“He used to take us around the house, and ask us, ‘What do you think about this art?’ or, ‘What do you like about that one?’” says Hapgood. “For me, I discovered in art that if there’s something I don’t like today, I may really like it tomorrow.”
One of Johns’ more important series is called “The Seasons.” The four pieces hang in the second gallery on the second floor, and downstairs the library contains books written about the pieces, explains English.
That’s not surprising given Hapgood’s story about her grandfather.
“He would send us posters and prints and then send us pages and pages of handwritten lectures of what the different pieces meant,” she says. “For ‘The Seasons,’ he would write about what each concept meant. I grew to appreciate [Johns] as an artist.”
Powers’ appreciation for sharing arts is seen not only in the exhibit space, but also in the opportunity for the art center to double as a learning facility.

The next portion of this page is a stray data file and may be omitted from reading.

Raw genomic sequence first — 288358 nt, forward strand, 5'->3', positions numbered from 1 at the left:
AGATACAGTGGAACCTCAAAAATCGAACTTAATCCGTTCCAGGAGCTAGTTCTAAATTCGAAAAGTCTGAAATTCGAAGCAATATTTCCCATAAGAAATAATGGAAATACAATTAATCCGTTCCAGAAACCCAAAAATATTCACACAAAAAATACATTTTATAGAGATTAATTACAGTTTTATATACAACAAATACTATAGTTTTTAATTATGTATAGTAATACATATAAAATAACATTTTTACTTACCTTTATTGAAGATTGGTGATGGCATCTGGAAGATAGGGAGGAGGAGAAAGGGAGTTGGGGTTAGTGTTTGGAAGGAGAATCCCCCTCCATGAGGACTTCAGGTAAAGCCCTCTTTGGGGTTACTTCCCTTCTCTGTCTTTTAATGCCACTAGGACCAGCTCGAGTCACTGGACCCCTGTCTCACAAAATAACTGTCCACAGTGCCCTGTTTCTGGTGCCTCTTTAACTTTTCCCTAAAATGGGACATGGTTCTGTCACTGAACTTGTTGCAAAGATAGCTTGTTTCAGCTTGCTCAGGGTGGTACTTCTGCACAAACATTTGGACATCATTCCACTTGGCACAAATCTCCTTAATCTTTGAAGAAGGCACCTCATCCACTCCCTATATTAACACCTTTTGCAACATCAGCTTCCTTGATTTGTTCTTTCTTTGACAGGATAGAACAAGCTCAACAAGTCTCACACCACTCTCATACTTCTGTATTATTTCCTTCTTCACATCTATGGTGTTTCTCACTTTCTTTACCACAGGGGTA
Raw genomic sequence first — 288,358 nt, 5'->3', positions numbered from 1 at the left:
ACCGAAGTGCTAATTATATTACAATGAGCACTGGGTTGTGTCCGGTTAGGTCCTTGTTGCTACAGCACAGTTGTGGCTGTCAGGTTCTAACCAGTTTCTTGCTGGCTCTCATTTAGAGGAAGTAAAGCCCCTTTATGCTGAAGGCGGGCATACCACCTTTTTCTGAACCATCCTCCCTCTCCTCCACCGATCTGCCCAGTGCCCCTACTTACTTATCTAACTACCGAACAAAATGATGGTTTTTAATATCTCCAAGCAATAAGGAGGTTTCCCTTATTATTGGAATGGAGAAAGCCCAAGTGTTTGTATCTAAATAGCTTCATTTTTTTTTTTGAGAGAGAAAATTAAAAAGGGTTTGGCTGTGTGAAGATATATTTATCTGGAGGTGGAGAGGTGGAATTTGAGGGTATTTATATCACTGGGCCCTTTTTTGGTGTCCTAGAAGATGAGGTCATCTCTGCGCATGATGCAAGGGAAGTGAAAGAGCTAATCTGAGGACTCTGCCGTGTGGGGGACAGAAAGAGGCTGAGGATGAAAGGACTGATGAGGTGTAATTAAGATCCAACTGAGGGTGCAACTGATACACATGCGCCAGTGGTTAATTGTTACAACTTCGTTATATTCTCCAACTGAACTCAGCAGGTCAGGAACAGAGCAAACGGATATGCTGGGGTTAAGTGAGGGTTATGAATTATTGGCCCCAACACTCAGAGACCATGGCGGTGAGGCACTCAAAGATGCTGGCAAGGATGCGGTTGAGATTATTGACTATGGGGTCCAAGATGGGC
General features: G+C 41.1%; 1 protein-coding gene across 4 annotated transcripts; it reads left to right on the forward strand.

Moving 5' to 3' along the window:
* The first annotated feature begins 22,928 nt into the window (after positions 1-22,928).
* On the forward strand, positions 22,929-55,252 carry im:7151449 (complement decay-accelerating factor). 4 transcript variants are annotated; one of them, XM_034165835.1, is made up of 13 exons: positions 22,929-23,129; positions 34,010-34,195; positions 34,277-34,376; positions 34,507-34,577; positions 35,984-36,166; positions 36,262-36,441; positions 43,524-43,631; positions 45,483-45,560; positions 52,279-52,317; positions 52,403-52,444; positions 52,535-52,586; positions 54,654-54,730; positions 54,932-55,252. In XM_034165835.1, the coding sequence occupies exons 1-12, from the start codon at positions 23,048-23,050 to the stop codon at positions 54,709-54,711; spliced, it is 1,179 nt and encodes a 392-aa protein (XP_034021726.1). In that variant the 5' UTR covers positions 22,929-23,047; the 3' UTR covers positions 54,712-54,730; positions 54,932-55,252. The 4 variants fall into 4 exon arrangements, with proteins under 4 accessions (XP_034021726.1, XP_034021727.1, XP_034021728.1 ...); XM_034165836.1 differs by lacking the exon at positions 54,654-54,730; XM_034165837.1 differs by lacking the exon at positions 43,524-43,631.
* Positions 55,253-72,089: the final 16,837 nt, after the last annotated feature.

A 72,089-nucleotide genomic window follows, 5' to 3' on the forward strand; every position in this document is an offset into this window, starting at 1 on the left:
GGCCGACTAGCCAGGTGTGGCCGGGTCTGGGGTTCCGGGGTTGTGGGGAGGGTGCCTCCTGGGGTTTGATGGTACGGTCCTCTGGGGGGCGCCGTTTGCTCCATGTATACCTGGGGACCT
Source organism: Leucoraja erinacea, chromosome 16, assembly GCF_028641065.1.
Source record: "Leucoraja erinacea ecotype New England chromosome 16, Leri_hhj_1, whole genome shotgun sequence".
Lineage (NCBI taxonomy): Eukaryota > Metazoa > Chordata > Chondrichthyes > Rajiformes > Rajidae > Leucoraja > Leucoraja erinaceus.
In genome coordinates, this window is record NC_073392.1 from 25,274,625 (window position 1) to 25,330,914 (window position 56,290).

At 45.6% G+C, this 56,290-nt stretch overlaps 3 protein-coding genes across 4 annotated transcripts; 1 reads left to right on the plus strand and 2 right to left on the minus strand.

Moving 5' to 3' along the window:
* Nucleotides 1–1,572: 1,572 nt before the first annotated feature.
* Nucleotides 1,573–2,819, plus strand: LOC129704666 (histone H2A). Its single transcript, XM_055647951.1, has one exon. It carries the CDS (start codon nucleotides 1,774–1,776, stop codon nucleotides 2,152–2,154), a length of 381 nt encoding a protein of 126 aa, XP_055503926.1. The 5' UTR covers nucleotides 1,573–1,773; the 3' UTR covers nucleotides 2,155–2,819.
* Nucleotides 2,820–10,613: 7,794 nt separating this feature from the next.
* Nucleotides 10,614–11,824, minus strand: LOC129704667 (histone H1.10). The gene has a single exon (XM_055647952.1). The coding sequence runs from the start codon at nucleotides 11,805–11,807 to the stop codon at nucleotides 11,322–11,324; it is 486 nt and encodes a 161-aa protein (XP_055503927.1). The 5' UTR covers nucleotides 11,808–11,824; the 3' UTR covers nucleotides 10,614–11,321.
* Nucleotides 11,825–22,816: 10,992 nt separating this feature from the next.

“The hope for the center is to not just expose the vast collection, but to really use the site as a learning opportunity,” says Hapgood.
In the library, the walls are lined with books about dozens of influential contemporary artists, from Warhol to Pollock. Next door, a media room is set up to show exclusive footage from lectures and panels given by Johns. All of it is intended for any age, including elementary school kids and researching graduate students.
“We were trying to figure out a way to honor that passion and give back to community they are so passionate about,” she adds. “It’s really a study center.”
The tranquil nature of the setting, with its shallow reflection pool and lazy pastures, lends itself to focused and inspired research. But, it also allows for the casual visitor to browse an internationally acclaimed art collection in an intimate setting.
“It’s everyone’s collection now,” says English. “It’s here so everyone can enjoy it.”
Powers Art Center
13110 Hwy 82, Carbondale, CO 81623
Open Monday through Thursday
10 a.m. to 3 p.m.